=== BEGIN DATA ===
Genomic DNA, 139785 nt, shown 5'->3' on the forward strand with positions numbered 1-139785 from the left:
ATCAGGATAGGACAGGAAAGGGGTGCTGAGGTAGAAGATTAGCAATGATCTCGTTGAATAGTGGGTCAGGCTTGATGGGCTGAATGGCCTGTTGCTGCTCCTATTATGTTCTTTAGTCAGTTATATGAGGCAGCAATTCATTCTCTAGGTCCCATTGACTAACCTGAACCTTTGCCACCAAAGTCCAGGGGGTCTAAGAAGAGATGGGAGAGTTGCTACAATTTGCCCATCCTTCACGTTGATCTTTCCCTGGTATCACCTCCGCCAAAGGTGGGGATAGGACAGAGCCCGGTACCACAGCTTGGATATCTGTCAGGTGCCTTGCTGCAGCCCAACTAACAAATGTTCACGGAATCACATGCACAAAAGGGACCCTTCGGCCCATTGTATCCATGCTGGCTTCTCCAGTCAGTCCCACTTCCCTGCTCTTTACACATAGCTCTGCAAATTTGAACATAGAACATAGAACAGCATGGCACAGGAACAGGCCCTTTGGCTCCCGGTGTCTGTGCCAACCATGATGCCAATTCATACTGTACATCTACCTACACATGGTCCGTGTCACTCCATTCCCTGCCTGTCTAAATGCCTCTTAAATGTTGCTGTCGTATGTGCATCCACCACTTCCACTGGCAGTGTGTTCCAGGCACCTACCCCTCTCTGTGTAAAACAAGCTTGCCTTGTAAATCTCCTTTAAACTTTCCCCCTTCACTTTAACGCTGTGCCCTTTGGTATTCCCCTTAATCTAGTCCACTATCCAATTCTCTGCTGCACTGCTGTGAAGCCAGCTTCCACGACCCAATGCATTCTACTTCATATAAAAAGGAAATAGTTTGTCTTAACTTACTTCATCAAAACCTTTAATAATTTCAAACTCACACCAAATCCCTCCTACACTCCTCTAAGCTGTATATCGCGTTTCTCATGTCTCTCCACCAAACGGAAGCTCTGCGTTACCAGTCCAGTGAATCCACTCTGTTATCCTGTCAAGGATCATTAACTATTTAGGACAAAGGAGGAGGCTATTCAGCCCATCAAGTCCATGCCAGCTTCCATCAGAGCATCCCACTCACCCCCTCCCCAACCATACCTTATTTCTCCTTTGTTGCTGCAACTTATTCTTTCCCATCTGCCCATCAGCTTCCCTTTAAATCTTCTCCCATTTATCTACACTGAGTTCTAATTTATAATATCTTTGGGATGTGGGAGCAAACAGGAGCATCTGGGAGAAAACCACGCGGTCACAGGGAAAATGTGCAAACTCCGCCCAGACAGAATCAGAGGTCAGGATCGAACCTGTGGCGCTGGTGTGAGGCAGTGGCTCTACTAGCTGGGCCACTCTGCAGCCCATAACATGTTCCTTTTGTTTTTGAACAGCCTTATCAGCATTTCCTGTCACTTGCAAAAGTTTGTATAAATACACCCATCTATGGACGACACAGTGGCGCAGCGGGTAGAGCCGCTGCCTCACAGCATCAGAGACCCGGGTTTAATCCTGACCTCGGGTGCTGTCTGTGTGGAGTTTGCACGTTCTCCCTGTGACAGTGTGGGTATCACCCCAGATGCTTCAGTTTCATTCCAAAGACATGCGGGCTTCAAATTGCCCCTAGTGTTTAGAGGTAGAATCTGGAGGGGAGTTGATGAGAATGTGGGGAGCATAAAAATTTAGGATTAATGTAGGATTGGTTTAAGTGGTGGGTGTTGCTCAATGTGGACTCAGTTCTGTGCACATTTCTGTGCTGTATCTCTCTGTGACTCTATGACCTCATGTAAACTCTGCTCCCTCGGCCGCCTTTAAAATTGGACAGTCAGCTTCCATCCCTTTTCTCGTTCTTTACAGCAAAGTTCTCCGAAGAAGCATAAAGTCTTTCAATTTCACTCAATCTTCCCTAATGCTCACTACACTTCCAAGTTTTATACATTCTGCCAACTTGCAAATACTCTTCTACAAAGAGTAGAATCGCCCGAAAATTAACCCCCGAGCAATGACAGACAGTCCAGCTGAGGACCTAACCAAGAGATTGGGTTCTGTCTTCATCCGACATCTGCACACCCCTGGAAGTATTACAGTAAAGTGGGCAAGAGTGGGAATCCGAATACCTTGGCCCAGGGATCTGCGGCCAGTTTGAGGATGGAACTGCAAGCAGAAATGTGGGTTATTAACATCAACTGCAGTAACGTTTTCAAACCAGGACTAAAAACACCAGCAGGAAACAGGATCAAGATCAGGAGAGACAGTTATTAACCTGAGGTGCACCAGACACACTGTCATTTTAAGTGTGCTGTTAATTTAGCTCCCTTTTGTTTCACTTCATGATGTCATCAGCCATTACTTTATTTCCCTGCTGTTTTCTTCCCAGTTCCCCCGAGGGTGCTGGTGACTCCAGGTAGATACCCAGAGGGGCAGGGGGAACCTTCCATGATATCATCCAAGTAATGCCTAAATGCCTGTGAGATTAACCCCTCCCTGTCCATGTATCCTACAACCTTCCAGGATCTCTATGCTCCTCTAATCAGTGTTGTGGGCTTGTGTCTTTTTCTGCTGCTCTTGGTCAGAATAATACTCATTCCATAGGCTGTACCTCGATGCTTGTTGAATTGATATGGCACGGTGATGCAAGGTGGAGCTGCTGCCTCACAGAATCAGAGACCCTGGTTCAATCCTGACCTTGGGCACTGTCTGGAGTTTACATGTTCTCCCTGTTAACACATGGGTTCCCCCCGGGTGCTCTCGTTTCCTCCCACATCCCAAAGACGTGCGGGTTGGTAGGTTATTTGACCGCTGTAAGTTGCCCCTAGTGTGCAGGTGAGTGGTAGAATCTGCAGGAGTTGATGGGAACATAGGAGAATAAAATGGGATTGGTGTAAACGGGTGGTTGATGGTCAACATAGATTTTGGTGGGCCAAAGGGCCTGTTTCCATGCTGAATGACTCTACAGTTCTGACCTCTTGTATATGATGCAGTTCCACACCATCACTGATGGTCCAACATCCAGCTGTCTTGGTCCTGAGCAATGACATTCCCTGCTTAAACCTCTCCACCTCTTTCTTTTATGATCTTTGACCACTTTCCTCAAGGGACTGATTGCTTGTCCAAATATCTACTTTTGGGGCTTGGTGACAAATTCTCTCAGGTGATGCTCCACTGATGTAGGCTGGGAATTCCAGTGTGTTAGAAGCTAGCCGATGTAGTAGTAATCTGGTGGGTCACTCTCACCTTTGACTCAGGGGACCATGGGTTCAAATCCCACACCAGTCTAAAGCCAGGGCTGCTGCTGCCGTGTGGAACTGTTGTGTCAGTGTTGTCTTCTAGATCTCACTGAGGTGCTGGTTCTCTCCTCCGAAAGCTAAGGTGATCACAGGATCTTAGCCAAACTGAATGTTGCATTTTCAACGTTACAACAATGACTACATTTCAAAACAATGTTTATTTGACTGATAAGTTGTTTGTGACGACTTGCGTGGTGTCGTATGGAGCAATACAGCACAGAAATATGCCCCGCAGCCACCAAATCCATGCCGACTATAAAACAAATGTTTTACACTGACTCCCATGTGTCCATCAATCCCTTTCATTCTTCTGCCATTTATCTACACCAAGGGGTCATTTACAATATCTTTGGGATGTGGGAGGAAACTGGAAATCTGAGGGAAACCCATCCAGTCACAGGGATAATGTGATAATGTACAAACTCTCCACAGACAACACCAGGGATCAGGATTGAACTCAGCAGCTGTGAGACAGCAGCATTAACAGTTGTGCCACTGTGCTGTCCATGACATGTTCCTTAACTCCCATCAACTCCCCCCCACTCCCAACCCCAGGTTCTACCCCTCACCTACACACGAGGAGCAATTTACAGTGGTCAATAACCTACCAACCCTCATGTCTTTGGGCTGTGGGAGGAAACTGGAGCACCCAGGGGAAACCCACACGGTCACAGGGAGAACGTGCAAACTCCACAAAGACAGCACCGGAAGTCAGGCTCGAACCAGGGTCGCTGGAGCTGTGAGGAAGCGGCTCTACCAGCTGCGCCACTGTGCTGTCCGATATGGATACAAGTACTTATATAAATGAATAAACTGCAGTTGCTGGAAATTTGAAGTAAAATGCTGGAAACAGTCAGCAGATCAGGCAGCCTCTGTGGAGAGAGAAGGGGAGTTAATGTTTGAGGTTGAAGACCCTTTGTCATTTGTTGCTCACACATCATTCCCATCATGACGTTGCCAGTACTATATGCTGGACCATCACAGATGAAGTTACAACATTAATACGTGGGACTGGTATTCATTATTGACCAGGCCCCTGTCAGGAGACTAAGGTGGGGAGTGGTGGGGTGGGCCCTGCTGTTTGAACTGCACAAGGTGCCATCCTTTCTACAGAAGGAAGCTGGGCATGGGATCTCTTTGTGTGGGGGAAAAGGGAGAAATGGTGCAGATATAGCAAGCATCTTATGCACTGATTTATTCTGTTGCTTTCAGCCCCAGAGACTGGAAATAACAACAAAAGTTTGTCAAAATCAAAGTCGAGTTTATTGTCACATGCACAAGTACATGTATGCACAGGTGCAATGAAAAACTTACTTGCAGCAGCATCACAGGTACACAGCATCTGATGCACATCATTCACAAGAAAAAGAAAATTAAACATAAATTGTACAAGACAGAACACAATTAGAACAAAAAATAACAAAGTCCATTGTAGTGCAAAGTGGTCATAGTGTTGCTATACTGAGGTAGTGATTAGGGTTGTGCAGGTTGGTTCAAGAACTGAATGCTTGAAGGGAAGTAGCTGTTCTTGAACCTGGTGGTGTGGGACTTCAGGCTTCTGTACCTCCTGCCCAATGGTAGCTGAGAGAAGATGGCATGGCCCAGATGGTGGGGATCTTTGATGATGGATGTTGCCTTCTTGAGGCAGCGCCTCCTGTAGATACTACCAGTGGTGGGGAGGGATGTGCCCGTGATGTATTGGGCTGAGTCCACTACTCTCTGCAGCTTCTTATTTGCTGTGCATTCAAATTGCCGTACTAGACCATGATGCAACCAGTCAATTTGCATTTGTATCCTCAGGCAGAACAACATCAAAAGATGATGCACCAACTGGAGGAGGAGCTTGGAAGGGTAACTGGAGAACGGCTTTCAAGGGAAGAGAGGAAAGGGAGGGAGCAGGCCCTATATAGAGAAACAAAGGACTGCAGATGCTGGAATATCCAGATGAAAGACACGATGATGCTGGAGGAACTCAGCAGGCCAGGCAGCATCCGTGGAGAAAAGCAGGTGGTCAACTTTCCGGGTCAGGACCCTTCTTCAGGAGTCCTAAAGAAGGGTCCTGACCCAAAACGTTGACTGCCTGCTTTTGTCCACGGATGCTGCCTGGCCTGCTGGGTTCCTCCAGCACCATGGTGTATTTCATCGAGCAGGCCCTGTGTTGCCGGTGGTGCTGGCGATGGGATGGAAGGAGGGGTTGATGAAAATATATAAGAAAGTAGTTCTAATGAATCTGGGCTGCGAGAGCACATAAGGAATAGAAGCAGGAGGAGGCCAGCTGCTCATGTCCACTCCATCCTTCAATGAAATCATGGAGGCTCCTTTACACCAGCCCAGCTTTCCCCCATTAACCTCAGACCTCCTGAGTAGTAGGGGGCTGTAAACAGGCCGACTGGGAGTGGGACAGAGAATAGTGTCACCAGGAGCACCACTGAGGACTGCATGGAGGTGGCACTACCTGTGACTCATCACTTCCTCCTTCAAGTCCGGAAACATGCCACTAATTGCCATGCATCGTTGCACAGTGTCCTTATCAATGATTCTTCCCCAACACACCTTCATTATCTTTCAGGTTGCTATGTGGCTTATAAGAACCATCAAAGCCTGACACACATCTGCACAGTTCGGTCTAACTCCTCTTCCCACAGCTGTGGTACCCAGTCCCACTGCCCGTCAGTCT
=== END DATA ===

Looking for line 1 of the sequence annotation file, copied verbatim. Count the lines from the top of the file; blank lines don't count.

Genomic DNA, 139785 nt, shown 5'->3' on the forward strand with positions numbered 1-139785 from the left: